Let’s talk about: Which network cable to get

There is a lot of talk on the internet about which cable you need and what you should or shouldn’t get. Some people say CAT7 is never needed and some say you are an idiot if you still buy CAT5e? What do you really need, let’s talk about that!

The video!

This video got a bit long (about 20 minutes) so that’s why I made it a let’s talk about instead of a pure Home Networking video. I talk about most aspects that are related to making a cable buying decision for wiring up your home network.

In the last part, I talk about the cable I bought and the reasons why. So if you aren’t interested in all the information but just want to know what I bought, skip to around the 13:00 minutes mark.

A very brief overview!

  1. Don’t get CCA cables, always get 100% pure copper wire
  2. Get the right type of cable for the right job (solid core vs stranded cable)
  3. CAT5E, CAT6, CAT6A, CAT7, CAT7A, CAT8?
  4. Shielded (STP) vs Unshielded (UTP)
  5. Electrical conduit pipe, which width do you need?
  6. Terminating hardware, plugs, keystones, etc.
  7. What I personally choose, and why

As you can see, quite a few topics so I suggest, go watch the video!

CAT7 RJ45 Patch cable

Extra info not in the video

Often when talking about network cabling the speed it’s rated for is also expressed in the amount of Megahertz that the cable is able to handle. This also gives you a good impression to what the cable you buy is going to be able the handle in the future.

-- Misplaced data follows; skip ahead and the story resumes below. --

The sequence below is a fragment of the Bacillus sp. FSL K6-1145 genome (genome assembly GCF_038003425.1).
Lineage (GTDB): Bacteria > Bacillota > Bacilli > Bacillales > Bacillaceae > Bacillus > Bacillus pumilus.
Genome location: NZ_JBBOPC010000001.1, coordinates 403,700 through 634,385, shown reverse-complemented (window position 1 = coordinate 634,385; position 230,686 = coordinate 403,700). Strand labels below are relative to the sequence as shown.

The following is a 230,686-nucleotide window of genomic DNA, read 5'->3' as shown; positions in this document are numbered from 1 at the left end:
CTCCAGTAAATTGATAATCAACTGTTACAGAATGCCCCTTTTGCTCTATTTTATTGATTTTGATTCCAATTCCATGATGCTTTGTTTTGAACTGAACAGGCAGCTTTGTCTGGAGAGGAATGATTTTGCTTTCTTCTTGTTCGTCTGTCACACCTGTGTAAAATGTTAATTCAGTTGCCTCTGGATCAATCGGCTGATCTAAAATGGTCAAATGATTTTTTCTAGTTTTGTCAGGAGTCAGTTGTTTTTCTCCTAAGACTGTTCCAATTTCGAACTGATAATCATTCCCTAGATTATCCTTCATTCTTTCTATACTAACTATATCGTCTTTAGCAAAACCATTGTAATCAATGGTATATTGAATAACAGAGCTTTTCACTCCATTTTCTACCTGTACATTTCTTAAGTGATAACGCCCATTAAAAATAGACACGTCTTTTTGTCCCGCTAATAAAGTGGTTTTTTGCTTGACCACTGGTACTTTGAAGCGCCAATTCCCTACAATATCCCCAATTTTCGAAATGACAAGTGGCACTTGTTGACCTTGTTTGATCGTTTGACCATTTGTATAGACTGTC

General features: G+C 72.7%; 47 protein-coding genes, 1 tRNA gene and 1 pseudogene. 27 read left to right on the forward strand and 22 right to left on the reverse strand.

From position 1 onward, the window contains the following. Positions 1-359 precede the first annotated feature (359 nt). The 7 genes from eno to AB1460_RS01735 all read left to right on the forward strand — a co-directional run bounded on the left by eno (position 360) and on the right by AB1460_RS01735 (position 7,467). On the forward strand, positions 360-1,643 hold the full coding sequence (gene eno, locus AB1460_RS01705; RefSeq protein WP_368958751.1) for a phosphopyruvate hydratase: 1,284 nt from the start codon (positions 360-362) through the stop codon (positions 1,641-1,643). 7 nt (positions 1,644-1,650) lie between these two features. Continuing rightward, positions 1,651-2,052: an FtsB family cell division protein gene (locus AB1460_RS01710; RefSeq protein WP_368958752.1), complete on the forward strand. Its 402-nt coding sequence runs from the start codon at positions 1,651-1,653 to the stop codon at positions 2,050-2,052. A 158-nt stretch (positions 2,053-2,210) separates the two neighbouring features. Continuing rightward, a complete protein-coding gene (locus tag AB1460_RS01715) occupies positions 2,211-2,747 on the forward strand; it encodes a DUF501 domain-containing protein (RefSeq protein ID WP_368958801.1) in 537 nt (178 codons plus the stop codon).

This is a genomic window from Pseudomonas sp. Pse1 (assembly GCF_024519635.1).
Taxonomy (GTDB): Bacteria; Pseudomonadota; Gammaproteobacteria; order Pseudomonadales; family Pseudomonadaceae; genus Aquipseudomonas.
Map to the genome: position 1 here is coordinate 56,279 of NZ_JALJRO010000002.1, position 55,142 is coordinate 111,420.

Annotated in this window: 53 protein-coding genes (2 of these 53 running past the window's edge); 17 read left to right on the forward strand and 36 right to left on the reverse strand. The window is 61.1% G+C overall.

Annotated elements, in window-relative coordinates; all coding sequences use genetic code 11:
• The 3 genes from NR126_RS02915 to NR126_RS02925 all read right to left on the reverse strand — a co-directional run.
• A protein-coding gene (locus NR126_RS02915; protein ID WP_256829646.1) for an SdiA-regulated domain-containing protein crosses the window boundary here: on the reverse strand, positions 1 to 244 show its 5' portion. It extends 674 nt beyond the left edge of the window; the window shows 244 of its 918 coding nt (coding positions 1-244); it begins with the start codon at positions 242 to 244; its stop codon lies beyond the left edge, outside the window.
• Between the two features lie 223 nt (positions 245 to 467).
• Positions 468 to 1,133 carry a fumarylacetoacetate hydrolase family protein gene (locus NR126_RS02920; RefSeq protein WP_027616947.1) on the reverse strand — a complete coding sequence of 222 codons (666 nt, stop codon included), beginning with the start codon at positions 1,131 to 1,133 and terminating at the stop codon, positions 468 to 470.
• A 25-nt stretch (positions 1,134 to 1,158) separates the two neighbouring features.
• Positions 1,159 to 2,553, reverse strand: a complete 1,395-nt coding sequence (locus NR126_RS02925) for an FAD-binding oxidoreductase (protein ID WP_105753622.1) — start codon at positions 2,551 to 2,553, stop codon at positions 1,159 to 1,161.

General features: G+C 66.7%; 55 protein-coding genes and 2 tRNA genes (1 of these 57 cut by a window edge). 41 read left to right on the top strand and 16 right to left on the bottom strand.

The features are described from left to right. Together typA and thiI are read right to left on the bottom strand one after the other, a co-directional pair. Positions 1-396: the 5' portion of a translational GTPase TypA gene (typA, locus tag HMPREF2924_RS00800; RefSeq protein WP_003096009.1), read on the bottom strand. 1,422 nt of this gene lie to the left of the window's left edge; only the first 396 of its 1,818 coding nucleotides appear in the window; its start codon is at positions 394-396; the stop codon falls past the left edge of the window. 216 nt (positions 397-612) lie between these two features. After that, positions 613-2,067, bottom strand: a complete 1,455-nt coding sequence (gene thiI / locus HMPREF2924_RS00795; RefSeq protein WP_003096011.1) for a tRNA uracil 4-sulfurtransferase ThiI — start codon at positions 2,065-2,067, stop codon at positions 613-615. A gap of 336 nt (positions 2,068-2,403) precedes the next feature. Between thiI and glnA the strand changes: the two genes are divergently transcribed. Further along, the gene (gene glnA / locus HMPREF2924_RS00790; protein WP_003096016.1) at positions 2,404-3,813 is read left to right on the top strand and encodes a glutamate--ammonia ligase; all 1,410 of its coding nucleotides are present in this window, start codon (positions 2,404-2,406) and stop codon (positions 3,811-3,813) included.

• Class A: link/channel up to 100 kHz using Category 1 cable/connectors
  • Class B: link/channel up to 1 MHz using Category 2 cable/connectors
  • Class C: link/channel up to 16 MHz using Category 3 cable/connectors
  • Class D: link/channel up to 100 MHz using Category 5e cable/connectors
  • Class E: link/channel up to 250 MHz using Category 6 cable/connectors
  • Class EA: link/channel up to 500 MHz using Category 6A cable/connectors (Amendment 1 and 2 to ISO/IEC 11801, 2nd Ed.)
  • Class F: link/channel up to 600 MHz using Category 7 cable/connectors
  • Class FA: link/channel up to 1000 MHz using Category 7A cable/connectors (Amendment 1 and 2 to ISO/IEC 11801, 2nd Ed.)
  • Class I: link/channel up to between 1600 and 2000 MHz using Category 8.1 cable/connectors (specification under development)
  • Class II: link/channel up to between 1600 and 2000 MHz using Category 8.2 cable/connectors (specification under development)

More information can be found on this wiki page here. The cable I’m using is CAT7 but rated up to 1200Mhz. Remember, to guarantee a certain speed both the cable and the connector you are using need to be rated for that speed!

Conclusion

With the information mentioned all taken into account, I decided to buy CAT7 cable. That means I’m all set for 10 Gigabit and probably will be able to run short lengths of 40 Gigabit when that becomes available in the future. That means a bit higher investment at this stage but hopefully, for the next 10 to 15 years, I won’t have to touch any of my in-wall cables!

If you are from Europe (especially The Netherlands and Belgium), take a look at http://www.netwerkwinkel.com to buy your gear. I’ve been buying from them for years and it’s always been great. They also refuse to sell anything CCA or sub-standard so you are assured you’re getting great quality!

Always great quality for a good price
Always great quality for a good price

The future? 😉

To end this post 2 pictures. I’m hoping, in the end, my rack in the new house will look more like the last picture. 😉

No no no
No no no
Yes Yes Yes
Yes Yes Yes
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